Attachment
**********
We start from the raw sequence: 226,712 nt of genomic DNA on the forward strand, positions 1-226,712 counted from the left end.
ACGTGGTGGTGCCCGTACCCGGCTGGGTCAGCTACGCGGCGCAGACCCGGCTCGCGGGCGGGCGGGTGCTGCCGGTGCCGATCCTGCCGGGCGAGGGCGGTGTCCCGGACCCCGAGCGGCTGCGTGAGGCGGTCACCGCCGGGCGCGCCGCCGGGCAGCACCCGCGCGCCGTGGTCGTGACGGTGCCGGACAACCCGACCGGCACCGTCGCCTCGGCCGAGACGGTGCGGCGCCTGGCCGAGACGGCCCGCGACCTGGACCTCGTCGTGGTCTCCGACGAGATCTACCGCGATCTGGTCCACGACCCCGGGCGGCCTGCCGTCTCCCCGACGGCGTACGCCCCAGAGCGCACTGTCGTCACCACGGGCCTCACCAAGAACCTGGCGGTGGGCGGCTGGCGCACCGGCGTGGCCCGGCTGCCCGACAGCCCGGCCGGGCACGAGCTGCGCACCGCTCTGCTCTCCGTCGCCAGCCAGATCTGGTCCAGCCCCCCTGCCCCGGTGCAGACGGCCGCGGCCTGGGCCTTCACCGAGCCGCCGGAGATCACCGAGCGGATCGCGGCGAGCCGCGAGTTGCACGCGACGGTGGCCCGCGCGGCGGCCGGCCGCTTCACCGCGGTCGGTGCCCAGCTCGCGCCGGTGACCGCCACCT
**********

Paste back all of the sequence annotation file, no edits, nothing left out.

We start from the raw sequence: 226,712 nt of genomic DNA on the forward strand, positions 1-226,712 counted from the left end.
ACGTGGTGGTGCCCGTACCCGGCTGGGTCAGCTACGCGGCGCAGACCCGGCTCGCGGGCGGGCGGGTGCTGCCGGTGCCGATCCTGCCGGGCGAGGGCGGTGTCCCGGACCCCGAGCGGCTGCGTGAGGCGGTCACCGCCGGGCGCGCCGCCGGGCAGCACCCGCGCGCCGTGGTCGTGACGGTGCCGGACAACCCGACCGGCACCGTCGCCTCGGCCGAGACGGTGCGGCGCCTGGCCGAGACGGCCCGCGACCTGGACCTCGTCGTGGTCTCCGACGAGATCTACCGCGATCTGGTCCACGACCCCGGGCGGCCTGCCGTCTCCCCGACGGCGTACGCCCCAGAGCGCACTGTCGTCACCACGGGCCTCACCAAGAACCTGGCGGTGGGCGGCTGGCGCACCGGCGTGGCCCGGCTGCCCGACAGCCCGGCCGGGCACGAGCTGCGCACCGCTCTGCTCTCCGTCGCCAGCCAGATCTGGTCCAGCCCCCCTGCCCCGGTGCAGACGGCCGCGGCCTGGGCCTTCACCGAGCCGCCGGAGATCACCGAGCGGATCGCGGCGAGCCGCGAGTTGCACGCGACGGTGGCCCGCGCGGCGGCCGGCCGCTTCACCGCGGTCGGTGCCCAGCTCGCGCCGGTGACCGCCACCT